Although other reasons were conjured up by the states when the provisions came under attack, it seems manifest that the principal and perhaps the only real objective of the residency requirements considered in Shapiro was to deter the attraction and resulting migration of poor people to higher state benefits. There was, in short, a direct and constitutionally impermissible limitation upon the right to travel compounded by the fact that such restriction related, in turn, to the exigent sustenance of life itself through state assistance. These considerations must be contrasted with their counterparts in the setting of a divorce. The limitation on travel is less direct and the right being restricted is less urgent. To be sure, the Court subsequently warned in Dunn v. Blumstein that the "potency" or degree of restriction on travel is irrelevant to the threshold determination as to whether a classification is created which "triggers" the compelling state interest test rather than the traditional equal protection test (405 U.S. at 340, 92 S.Ct. at 1000); but, as previously noted, this cannot be taken *1233 to mean that all such classifications involving the right to travel are per se unconstitutional or that there is no such thing as a compelling interest sufficient to meet the test. Indeed, the degree of the restriction on travel and the nature of the right qualified by the residency requirement (a suit for divorce or welfare assistance or the right to vote), must ultimately be weighed and balanced in relation to the interest served by the restriction. Otherwise, the standard by which to measure the "compelling" nature of such interest would be decimated and the final determination of constitutionality would be made in a sterile vacuum.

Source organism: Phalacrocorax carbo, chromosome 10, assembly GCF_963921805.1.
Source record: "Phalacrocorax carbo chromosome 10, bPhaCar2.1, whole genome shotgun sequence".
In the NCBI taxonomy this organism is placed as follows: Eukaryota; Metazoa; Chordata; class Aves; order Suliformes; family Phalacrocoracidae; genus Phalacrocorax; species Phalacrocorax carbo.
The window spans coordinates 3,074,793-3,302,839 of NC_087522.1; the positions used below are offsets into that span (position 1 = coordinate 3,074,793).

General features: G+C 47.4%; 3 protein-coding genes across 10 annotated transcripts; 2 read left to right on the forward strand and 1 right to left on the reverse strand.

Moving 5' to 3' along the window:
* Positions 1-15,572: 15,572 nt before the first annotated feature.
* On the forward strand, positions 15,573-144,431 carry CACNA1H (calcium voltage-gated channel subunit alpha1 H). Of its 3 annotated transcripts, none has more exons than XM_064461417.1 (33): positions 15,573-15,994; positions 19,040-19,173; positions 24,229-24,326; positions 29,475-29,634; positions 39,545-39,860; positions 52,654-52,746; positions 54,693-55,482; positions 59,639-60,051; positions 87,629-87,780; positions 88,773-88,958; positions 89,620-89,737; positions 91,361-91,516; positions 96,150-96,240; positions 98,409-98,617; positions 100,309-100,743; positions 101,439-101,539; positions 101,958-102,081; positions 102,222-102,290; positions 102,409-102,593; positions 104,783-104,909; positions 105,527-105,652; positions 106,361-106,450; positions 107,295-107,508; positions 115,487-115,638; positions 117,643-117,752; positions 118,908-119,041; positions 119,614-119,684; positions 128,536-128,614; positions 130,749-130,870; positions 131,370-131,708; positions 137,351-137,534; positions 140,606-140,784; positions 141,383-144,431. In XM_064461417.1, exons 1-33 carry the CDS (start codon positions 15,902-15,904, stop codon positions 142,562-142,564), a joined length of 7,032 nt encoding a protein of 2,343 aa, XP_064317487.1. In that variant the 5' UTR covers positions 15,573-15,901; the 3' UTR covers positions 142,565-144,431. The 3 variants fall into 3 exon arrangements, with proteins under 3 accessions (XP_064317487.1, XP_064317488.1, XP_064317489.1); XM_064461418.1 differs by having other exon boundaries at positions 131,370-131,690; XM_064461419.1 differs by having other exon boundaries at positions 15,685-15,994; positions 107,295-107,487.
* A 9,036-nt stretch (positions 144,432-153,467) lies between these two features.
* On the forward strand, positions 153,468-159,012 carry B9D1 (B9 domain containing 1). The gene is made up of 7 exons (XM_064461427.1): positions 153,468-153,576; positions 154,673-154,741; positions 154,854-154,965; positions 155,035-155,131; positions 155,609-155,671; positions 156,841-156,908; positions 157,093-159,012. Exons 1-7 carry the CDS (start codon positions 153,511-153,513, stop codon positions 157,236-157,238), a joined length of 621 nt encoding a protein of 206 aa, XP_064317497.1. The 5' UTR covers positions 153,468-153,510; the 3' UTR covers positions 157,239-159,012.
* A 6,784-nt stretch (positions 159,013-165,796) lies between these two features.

Similarly, it is insufficient to refer to Shapiro and say, without more, that the residency requirement creates an irrebuttable presumption that domicile cannot be established in less time than the prescribed durational residency period. Such a "presumption" is the effect of the statute, of course, but if that feature is offered as a dispositive conclusion with regard to the constitutional issue it is insufficient because it begs the question. That is, the so-called presumption is merely the manner in which one class of residents is treated differently than another class, and the ultimate question remainsis that classification and presumption justified by a "compelling" state interest?